Peeps on Parade

How Did Easter Become a Candy Festival?

Paderborn Window of Three HaresEaster is a bit of a candy festival, surpassed only by Halloween. We’ll be spending $2.2 billion on Easter candy this year, just a hare less than the $2.5 billion Americans spent at Halloween.

But it hasn’t always been like this. Before the late nineteenth century, eggs, bunnies, and maybe a few chicks were at the center of popular Easter celebrations, but they were the real things — not chocolate, marshmallow, or jelly.

German Lutherans brought the concept of the Easter bunny — the Osterhase — to the U.S. in the eighteenth century. Rabbits and eggs have long served as symbols of new life in spring, readily adopted as Christian symbols for Easter. Orthodox Christians abstained from eating eggs during the Lent, leading to the custom of boiling and decorating eggs to preserve them for Easter. The ancient idea that hares could reproduce asexually is offered to explain how they became associated with the virgin Mary and the holy trinity, as in this window from Paderborn Cathedral in Germany.

Jelly Beans PeakThe rise of Easter chocolate and candies really came at the end of the nineteenth century with the rise of candy-making machinery. Jelly beans were made possible on a grand scale by two machines — one to form them and another to coat them with a hard shell.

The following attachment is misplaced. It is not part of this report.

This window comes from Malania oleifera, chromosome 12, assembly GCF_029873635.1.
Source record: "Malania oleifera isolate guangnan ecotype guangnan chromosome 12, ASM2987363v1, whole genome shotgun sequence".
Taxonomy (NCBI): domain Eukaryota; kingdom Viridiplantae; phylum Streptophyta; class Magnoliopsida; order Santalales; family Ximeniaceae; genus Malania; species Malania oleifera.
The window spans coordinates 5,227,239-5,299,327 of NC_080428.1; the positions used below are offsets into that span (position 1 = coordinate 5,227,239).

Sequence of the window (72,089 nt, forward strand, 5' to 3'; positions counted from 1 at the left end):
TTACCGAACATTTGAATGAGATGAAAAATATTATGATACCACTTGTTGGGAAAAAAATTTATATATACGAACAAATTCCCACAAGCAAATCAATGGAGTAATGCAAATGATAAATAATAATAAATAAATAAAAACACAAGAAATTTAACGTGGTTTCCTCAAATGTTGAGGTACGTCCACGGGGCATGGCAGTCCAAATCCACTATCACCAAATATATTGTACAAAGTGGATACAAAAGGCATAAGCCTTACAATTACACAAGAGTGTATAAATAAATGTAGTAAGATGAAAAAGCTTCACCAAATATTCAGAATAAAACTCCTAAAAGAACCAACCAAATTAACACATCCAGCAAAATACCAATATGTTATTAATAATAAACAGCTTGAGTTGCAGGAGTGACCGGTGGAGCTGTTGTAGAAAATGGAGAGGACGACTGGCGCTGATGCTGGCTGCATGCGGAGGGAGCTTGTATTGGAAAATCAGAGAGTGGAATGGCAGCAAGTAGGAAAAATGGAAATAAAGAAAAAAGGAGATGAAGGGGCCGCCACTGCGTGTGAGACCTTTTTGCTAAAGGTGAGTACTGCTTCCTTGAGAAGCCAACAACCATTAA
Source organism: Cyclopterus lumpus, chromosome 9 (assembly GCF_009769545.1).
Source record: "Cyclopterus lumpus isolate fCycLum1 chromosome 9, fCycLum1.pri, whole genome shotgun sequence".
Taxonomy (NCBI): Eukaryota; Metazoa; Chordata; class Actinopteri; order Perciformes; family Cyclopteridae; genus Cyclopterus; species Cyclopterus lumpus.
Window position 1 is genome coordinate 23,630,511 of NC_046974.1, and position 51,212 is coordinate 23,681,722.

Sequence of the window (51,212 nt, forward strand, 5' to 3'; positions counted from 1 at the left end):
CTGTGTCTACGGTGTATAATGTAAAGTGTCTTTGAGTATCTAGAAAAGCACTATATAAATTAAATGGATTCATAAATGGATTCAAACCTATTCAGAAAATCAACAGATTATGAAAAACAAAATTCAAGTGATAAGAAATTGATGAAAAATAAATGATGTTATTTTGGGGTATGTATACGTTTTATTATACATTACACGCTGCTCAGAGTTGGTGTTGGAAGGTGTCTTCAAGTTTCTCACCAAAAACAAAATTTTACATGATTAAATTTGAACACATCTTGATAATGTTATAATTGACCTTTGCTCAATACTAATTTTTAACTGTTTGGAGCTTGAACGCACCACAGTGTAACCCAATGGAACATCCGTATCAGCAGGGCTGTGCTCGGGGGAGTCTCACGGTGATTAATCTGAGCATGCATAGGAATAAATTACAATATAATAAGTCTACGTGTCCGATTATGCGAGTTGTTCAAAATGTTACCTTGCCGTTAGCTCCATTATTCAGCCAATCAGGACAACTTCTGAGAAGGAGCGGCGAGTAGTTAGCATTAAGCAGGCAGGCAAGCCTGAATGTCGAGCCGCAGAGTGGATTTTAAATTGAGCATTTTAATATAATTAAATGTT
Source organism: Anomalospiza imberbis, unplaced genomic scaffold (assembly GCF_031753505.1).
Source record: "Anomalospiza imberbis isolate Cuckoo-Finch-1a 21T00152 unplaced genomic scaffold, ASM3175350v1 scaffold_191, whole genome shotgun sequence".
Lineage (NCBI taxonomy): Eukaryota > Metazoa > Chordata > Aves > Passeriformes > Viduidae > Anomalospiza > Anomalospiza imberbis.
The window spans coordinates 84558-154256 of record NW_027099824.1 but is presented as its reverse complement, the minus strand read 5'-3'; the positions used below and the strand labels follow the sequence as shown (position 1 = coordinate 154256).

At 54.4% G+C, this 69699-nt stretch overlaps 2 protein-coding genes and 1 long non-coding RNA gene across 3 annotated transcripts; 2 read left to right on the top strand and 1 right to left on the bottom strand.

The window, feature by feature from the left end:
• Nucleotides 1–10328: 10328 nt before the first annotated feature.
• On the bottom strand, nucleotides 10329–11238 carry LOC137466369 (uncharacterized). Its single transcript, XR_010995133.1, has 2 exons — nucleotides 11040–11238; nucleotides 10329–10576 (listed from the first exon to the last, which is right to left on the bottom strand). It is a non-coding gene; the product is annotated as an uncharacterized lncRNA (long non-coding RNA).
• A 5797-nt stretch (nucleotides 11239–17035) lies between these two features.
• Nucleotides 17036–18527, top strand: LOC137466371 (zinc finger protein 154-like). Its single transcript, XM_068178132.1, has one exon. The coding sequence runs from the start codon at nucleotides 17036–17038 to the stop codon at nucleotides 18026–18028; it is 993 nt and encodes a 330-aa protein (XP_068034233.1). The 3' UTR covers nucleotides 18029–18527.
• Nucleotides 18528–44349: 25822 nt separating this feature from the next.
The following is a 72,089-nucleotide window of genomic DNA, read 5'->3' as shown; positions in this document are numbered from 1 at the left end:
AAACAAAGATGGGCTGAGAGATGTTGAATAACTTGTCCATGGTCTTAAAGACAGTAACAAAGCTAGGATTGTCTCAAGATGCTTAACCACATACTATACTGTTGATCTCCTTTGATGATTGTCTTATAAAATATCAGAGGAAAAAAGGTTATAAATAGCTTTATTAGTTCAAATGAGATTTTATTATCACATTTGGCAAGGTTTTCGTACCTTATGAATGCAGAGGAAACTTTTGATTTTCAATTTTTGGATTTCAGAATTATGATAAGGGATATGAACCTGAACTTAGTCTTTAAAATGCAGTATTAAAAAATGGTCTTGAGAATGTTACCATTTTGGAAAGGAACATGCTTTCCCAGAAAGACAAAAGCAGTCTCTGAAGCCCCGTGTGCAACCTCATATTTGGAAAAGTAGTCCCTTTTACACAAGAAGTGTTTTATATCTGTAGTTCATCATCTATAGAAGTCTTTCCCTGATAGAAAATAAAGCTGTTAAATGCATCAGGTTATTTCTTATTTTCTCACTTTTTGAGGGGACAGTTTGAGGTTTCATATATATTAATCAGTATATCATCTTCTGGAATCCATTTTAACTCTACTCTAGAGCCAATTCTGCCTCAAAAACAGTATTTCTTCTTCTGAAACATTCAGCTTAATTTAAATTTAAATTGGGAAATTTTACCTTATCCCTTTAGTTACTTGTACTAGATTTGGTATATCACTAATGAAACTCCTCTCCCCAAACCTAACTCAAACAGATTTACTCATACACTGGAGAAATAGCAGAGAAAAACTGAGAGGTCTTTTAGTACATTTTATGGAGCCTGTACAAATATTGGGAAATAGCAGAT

Today, thanks to dietary tracking by myfitnesspal, we know that jelly beans own the spring and Easter season. Peeps, along with chocolate bunnies and eggs, peak on Easter. But jelly beans seem to start rising early in the season and keep going for some time afterward.

First Lady Michelle Obama was having none of this at the annual White House Easter Egg Roll. Candy was out. Healthy cooking and yoga were in, according to the Washington Post. Dietitians are taking a slightly more moderate position, rating the relative healthfulness of different Easter treats. In news reports, dark chocolate and portion controlled treats are getting better marks than Peeps, jelly beans, and white chocolate treats.

We’ll take the dark chocolate and forget the self-deception about this being health food. It’s just a treat.

Click here for some more history on some of the most popular Easter candies.

Peeps on Parade, photograph © Benjamin Golub / flickr

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